When Dumb Things Happen to Smart People

Posted on: October 26th, 2011 by Hayim Herring

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Did you ever finish a board or committee meeting that left you asking, “How could such a smart group of people make such a dumb group decision?” Pastor Landon Whitsitt explores this question in his book, Open Source Church. Drawing on the work of author James Surowiecki’s The Wisdom of Crowds, Whitsitt writes about diversity as one of the essential conditions needed for smart group decision-making at the church board and committee level. The same applies equally to synagogues. Yet despite sincere intentions, our committees and boards are often far too homogeneous to meet that condition.

True, organizations increasingly try to consider criteria including gender, ethnicity, income, sexual orientation and age when creating committees or adding board members. But if you really want to think about the range of criteria for diversity, look at the diagram that opens by clicking on this link.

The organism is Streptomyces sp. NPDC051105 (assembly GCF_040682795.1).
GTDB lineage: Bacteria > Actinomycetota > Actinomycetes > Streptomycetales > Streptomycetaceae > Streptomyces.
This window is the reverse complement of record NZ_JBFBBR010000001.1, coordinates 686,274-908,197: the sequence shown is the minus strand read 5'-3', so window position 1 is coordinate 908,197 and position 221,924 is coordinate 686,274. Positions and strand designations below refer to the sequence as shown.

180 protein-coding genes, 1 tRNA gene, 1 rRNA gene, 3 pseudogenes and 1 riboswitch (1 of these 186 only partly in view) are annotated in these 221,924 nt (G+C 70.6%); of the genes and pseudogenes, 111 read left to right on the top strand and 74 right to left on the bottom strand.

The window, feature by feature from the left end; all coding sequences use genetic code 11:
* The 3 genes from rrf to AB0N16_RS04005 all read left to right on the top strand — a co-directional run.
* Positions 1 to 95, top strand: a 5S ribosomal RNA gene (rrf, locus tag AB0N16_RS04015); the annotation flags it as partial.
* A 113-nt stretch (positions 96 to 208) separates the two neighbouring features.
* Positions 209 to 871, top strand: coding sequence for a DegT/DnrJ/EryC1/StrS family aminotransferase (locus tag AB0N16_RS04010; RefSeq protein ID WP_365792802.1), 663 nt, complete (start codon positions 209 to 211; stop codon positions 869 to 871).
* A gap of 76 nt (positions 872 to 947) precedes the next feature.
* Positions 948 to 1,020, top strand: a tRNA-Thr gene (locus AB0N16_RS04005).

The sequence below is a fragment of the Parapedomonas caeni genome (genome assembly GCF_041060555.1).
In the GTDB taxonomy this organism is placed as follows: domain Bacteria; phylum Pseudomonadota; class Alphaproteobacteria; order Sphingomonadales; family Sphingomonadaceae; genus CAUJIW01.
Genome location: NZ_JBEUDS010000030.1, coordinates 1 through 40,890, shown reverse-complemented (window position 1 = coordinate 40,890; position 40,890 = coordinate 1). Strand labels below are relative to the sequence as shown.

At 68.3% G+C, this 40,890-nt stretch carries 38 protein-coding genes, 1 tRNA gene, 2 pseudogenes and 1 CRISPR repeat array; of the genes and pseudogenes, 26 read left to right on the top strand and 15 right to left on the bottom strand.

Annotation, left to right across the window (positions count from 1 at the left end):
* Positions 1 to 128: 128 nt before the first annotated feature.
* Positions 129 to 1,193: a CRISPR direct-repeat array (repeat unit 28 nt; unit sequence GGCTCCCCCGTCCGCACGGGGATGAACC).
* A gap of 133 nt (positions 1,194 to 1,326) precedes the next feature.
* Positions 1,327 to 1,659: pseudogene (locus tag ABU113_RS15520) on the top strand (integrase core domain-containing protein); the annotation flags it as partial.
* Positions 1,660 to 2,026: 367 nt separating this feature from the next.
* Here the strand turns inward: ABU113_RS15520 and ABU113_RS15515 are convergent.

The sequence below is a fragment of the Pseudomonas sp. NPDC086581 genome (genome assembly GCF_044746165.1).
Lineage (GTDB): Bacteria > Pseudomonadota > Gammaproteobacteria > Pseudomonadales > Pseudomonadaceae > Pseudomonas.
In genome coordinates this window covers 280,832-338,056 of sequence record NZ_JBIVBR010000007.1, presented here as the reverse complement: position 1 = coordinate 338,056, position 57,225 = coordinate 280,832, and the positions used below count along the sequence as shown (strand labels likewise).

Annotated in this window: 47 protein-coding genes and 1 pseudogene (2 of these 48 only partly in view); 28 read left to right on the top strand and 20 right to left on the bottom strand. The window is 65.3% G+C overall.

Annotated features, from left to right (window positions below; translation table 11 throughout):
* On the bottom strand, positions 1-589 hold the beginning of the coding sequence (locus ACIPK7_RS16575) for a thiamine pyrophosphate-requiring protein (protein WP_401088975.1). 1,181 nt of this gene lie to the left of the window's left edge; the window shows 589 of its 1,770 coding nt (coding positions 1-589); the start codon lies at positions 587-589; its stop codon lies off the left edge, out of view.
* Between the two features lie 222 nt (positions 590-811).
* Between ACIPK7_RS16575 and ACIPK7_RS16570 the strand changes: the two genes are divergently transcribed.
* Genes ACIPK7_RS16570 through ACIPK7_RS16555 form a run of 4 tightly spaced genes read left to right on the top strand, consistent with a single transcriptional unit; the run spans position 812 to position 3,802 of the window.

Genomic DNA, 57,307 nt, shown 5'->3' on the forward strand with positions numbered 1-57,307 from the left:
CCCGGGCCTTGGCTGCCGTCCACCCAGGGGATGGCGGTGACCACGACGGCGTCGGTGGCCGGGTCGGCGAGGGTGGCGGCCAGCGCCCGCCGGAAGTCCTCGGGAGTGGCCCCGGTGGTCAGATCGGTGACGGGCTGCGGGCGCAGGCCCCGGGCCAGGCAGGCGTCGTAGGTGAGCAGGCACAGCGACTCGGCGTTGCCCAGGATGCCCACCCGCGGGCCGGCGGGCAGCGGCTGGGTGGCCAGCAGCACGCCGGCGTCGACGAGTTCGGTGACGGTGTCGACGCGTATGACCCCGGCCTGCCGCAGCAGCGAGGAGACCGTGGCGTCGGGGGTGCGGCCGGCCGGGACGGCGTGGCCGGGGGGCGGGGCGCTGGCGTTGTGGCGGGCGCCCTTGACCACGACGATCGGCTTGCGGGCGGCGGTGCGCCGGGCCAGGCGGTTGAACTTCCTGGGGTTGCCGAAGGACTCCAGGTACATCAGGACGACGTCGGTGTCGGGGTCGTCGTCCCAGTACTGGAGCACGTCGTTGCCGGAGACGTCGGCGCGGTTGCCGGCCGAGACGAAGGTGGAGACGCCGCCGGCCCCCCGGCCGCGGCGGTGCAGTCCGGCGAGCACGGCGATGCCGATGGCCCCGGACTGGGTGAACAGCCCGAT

What’s the benefit to boards of increasing their diversity? A more diverse board or committee has a greater chance at making better decisions because decisions take into account multiple and even sometimes contradictory perspectives. Diversity generates more creativity in problem solving. And, it can prevent organizations from being blindsided by an issue.

So the next time you find yourself asking the question, “How could such a smart group of people make such a dumb group decision?” look at the composition of the group. In all likelihood, the individuals in the group are already bright, accomplished and caring people. But by increasing the group’s diversity, you will find yourself smiling and saying, “Such a smart group of people and such a wise decision!”


Rabbi Hayim Herring

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